“After that we had a real cordial relationship with Centennial. They hired about three or four black drivers,” Crawford said.
Dr. King and summer 1966
Dr. King and the Southern Christian Leadership Conference came to Chicago in the summer of 1966 to combat housing segregation and inequality in black and white neighborhoods. At the time, King moved his family into a rundown North Lawndale apartment to highlight the issue.
While King was in Chicago, the SCLC asked Crawford’s organization to participate in their effort, and Crawford volunteered as a bodyguard whenever King visited the West Side. He and other WSO members also walked in the Marquette Park open-housing march, when demonstrators, including Dr. King, were hit with rocks, bricks, and bottles.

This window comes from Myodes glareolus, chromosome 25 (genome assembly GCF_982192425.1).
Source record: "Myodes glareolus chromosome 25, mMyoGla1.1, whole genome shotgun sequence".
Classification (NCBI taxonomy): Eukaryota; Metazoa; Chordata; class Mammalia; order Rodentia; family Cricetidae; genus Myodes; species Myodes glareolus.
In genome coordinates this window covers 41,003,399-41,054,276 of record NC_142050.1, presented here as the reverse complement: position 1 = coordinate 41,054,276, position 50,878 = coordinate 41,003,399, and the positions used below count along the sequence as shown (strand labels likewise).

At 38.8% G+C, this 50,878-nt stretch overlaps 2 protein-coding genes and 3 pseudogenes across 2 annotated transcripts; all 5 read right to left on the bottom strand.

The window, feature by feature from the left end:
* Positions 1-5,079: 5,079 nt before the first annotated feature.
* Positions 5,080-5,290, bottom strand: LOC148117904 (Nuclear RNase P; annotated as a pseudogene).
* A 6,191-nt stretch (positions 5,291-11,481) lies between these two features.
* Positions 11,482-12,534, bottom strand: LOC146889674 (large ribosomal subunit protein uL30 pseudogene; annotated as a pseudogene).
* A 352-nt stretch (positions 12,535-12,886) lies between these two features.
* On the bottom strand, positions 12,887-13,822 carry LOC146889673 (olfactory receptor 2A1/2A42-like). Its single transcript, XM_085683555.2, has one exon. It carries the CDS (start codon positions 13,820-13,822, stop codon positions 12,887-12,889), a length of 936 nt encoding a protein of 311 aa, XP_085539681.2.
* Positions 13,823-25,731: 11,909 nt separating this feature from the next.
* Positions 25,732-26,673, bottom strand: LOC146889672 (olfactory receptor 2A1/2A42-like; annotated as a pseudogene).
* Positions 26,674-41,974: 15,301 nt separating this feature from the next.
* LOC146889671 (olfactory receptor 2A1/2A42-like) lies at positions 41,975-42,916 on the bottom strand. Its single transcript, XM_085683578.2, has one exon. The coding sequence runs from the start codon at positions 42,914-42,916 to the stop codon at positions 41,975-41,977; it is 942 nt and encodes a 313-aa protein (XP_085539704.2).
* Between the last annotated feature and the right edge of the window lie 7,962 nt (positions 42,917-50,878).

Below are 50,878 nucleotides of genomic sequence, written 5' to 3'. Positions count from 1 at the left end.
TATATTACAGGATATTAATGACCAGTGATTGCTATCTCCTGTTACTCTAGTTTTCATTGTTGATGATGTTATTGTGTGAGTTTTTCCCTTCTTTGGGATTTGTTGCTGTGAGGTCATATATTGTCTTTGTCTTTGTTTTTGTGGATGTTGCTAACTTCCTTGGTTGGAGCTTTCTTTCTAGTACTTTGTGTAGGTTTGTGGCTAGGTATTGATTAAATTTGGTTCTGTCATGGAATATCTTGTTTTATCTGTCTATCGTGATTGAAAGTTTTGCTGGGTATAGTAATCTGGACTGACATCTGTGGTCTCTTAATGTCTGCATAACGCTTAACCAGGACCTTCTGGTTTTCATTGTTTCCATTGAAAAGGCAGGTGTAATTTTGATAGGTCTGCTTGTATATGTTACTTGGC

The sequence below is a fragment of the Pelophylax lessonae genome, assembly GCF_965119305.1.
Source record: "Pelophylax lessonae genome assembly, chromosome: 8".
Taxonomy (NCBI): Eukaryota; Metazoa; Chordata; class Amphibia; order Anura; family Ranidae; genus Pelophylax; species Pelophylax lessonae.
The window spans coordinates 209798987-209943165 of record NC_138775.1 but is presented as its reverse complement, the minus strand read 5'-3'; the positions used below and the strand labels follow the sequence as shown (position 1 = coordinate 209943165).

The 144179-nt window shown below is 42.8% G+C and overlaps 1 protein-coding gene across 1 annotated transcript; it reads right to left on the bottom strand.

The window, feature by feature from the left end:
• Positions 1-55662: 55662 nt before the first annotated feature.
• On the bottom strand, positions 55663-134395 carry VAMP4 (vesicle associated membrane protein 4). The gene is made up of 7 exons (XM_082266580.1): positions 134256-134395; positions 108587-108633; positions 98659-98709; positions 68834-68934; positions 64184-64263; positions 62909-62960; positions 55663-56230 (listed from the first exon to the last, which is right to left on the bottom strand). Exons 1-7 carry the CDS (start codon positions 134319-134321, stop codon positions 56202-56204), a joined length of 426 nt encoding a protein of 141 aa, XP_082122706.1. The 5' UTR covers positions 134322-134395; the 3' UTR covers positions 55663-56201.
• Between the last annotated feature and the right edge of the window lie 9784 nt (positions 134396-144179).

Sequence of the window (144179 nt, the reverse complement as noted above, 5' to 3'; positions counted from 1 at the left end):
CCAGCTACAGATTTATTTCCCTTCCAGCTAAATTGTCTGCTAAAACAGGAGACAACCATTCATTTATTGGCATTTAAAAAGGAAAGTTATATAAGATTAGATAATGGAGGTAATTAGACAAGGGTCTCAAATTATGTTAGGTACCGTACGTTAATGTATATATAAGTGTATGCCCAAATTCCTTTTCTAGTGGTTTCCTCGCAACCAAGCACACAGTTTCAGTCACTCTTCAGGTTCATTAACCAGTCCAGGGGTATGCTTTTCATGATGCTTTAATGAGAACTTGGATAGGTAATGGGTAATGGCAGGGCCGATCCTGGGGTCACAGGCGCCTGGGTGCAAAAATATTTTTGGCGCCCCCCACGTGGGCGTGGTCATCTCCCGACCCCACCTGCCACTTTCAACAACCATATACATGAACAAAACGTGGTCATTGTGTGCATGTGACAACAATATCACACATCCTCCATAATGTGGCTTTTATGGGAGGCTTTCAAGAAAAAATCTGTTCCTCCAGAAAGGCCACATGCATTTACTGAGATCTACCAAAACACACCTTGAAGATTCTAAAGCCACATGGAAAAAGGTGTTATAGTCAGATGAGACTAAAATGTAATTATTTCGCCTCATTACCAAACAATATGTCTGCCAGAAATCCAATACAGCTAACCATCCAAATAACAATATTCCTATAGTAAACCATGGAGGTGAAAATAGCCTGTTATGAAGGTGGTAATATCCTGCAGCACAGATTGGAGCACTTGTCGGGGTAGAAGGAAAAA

King would later tell reporters about the Chicago march: “I have seen many demonstrations in the South, but I have never seen anything so hostile and so hateful as I’ve seen here today.”
On July 12 of that summer, the WSO had to step in to quell an incident involving police and neighborhood youth over the turning off of a fire hydrant on Roosevelt and Throop, an incident that sparked two days of riots.
“It was a hot day and some teenagers were playing with the fire hydrant, and the police asked them to turn it off…because they claimed it was lowering the water pressure,” Crawford recalls. “However, down on Taylor Street they had their hydrant going and nobody did anything.”
That section of Taylor Street at the time was a predominantly Italian-American neighborhood. When an officer was splashed with water as he attempted to turn off the hydrant, his partner reportedly grabbed and shook one of the teens. The other youth allegedly retaliated by hurling objects at the police. The end result was a two-day riot with several people injured.